“People die and it sucks and all but – God, sooner or later, you have to move on!” “I’m sick of your whining.” “You’re not a victim – there are people far worse off than you!” “I’ve seen kids in cancer wards – THERE is suffering for you, THAT is tragedy.” “If you hadn’t been so high maintenance, he wouldn’t have gotten sick!” “Most widows love their husbands so much they die not long after their spouses.”
These and riffs off these themes are said to widows by people whom they thought were their friends or loving family. I’ve had variations of these said to me – some to my face, others via text message, email or on social media.
In-laws. As a widow or widower, the family of your belated spouse may take you in even closer – or may resent the hell out of you for surviving or things that occurred around the time of your spouse’s death or how the will played out or any or all of the above. I know widows who have had extended legal issues with in-laws over the wills. Others whom have had their in-laws blame them for the death. This can be especially devastating as you are trying to cope with your own sense of guilt for being alive because – as a “knowing” person said to me – “MOST widows of a certain age die because they loved their husbands SO MUCH.” Which, of course, twigs the ugly voices in my head that I obviously didn’t love him enough. I certainly wanted to die, I just mustn’t have been worthy?
Friends. There is a time limit on most people’s patience when it comes to your mourning. How long or short it is depends on a number of factors, including
- level of self-absorption
- emotional maturity
- amount they know and care about you
- what they’ve done to support you
So far I’ve found the meanest people in my life and in the lives of other widows with whom I talk are those who have done very little to support you through the hard time and have little emotional investment in seeing you truly healed and happy. These people want their world to be okay and the people in it to answer “Fine” when asked “How are you?”
This sort of shallow emotional investment and reaction is at the heart of the saying “You find out who your real friends are when…” It can hurt and shock, but in time you will come to realise it says more about the person and the depth of your relationship than anything else. I know that sounds trite, but it is knowledge that I’ve earned with tears and pain.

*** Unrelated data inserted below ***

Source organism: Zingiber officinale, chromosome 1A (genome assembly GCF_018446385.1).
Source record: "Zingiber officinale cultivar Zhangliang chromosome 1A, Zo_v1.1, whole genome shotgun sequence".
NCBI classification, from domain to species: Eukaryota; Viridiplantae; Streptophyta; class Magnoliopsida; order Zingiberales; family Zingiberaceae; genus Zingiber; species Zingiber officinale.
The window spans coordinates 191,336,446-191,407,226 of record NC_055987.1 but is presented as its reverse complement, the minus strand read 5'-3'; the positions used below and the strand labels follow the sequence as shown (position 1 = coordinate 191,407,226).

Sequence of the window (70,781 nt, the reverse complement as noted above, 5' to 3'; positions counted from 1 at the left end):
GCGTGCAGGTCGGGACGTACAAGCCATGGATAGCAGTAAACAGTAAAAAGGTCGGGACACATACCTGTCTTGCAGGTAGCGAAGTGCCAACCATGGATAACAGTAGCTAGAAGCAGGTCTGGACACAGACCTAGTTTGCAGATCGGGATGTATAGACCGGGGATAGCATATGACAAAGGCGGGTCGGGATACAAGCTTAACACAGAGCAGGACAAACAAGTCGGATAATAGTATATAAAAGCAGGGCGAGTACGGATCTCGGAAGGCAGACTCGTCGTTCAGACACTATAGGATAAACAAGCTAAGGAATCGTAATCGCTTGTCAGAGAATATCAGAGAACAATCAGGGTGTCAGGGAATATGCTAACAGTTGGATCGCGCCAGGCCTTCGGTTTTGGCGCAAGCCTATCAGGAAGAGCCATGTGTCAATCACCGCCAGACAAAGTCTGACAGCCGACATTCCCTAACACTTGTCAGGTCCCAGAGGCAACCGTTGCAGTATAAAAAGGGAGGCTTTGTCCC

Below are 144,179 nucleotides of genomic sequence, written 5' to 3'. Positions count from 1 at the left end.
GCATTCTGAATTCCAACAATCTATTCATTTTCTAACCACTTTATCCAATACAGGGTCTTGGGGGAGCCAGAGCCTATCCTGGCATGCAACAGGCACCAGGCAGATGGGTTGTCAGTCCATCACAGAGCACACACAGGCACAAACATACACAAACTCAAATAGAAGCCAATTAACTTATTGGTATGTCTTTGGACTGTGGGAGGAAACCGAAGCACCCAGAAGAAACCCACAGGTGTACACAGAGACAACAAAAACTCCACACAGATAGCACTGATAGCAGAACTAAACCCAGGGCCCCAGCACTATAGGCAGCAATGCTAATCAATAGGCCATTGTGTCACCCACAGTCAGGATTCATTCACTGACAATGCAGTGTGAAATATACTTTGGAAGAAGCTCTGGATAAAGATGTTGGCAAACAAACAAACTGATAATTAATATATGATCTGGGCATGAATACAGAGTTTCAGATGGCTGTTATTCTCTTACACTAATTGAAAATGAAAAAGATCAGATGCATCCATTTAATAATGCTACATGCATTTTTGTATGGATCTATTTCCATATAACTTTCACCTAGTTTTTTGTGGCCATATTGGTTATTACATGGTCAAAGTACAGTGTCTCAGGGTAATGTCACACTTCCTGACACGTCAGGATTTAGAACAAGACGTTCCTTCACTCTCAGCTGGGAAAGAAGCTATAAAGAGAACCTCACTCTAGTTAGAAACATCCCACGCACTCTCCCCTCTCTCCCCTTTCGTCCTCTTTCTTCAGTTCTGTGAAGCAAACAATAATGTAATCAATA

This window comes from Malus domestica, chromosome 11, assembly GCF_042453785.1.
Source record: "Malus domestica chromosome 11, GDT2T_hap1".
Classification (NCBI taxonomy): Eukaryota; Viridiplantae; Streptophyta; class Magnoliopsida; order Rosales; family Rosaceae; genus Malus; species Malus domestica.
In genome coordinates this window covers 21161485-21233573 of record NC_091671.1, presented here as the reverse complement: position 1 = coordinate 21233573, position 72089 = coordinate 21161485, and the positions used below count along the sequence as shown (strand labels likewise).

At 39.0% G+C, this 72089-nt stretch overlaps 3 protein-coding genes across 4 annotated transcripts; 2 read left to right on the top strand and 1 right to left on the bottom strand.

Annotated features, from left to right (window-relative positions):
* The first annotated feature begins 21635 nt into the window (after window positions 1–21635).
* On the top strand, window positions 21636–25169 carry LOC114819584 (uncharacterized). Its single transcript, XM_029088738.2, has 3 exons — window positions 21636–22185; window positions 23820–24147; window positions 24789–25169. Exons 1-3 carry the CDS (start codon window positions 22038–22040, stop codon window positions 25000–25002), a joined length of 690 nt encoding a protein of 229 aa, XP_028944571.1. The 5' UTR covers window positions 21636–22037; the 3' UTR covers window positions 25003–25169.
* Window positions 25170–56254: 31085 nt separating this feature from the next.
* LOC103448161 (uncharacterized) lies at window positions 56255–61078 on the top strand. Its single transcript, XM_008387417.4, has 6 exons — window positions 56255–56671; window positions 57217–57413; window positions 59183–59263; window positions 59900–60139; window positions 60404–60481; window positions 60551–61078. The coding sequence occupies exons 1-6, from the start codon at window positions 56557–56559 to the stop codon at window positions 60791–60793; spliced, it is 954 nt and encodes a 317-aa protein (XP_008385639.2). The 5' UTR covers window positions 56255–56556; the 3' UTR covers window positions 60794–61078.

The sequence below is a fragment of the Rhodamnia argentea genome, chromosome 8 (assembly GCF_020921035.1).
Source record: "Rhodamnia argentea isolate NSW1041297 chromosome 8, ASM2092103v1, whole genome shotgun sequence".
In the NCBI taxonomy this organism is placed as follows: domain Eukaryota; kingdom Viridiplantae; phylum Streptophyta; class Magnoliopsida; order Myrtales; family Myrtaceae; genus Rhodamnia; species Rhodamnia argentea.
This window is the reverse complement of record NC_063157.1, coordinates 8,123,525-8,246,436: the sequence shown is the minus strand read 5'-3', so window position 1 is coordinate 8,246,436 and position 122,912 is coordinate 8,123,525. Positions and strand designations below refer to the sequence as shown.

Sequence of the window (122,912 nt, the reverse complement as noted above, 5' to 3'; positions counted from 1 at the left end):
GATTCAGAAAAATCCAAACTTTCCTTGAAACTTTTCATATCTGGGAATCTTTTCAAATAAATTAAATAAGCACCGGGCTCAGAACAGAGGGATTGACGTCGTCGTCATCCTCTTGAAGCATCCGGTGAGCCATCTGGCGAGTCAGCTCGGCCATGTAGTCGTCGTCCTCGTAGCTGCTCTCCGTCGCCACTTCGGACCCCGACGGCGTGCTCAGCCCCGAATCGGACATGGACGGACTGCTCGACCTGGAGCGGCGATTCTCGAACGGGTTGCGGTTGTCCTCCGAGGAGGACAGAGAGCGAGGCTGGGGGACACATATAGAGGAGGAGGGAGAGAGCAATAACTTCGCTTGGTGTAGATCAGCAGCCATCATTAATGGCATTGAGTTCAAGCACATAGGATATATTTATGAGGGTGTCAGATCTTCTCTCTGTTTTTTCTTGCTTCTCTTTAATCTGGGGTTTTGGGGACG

Family. Your own family can be great or crappy, depending on your relationship with them in general. However, one thing I’ve found (and others with whom I chat), is that you don’t want to be an emotional burden to them. They need to feel you’re going to be okay or they will perpetually worry. So, you soften edges.
All of this adds up to one message from society: we need to think you’re okay and coping. And if you don’t give us that, sooner or later we’re going to resent you or we will become a worry for you.
Here’s the thing about being bereaved: no one gets what you’re feeling but you. When your spouse dies other people suffer loss – but NOT your loss. Surviving a spouse means paperwork, and loneliness and fear and your life and future being razed to the ground and being largely on your own and having to cope with making EVERY. DAMNED. DECISION. It is NOT comparable to losing a grandma or grandpa or cousin or aunt or uncle or parent. It is not comparable to losing a child or sibling – those are unique hells. And it’s definitely not comparable to losing a pet.
It could be you’re surrounded with love and support from people you’ve known your whole life. You could be completely on your own. You could be away from family and have nice friends. You could have kids to worry about or none.
Whatever your circumstance, ensure you have at least one person with whom you can be completely honest. Whether that’s a counselor, a group or a friend that’s been there – you will arrive at a time that those around you are going to need you to be okay when you’re not.
And remember – you can be not okay for as long as you aren’t okay. It doesn’t mean you’ve failed “Grieving”. It’s about growth, assimilating what was once unthinkable and abnormal into your life and who you are. I’m finding that I sometimes feel like a teenager again – experiencing things for the first time as a middle aged person does that to you.
I am fortunate to have a dear friend who understands the pain of being widowed. And others who don’t know the pain, but care about mine.
I also belong to a group of widows that has a private Facebook group and holds regular face to face meetings. These are invaluable for letting loose – and realising that I’m not losing my mind. That I’m not a whiner. And that I am going through an assimilation process that is both predictable and unique.
If you are a new widow or widower, I strongly suggest that you look into some sort of support group. I’ve found it vital to my well-being. Especially at times when well-meaning (and otherwise) friends, in-laws and family either let you down or aren’t the ones who can help you deal.